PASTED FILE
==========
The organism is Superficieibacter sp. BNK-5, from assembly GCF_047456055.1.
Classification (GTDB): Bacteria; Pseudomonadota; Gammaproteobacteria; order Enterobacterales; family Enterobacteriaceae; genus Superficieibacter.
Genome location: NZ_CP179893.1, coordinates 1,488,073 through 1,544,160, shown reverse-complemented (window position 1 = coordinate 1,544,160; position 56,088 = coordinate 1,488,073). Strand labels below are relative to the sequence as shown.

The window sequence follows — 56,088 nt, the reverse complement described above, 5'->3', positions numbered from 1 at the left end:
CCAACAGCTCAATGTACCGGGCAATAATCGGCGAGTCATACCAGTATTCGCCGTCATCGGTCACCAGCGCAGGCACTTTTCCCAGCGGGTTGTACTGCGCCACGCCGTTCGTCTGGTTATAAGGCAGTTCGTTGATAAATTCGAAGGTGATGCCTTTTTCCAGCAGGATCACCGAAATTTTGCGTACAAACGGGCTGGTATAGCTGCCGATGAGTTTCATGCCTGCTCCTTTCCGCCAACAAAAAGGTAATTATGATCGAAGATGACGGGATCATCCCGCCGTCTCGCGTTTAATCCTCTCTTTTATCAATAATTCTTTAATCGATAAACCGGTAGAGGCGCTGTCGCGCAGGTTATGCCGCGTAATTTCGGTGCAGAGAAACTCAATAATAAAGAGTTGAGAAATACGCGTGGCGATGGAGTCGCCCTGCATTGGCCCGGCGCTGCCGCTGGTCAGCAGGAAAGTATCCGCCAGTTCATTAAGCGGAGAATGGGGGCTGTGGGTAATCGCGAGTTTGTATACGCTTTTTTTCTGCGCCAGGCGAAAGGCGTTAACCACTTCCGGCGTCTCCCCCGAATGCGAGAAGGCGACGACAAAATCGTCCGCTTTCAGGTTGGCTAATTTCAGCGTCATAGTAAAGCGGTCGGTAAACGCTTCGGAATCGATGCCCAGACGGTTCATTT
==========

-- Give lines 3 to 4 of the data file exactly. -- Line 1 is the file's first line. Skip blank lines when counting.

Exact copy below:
Genome location: NZ_CP179893.1, coordinates 1,488,073 through 1,544,160, shown reverse-complemented (window position 1 = coordinate 1,544,160; position 56,088 = coordinate 1,488,073). Strand labels below are relative to the sequence as shown.

The window sequence follows — 56,088 nt, the reverse complement described above, 5'->3', positions numbered from 1 at the left end: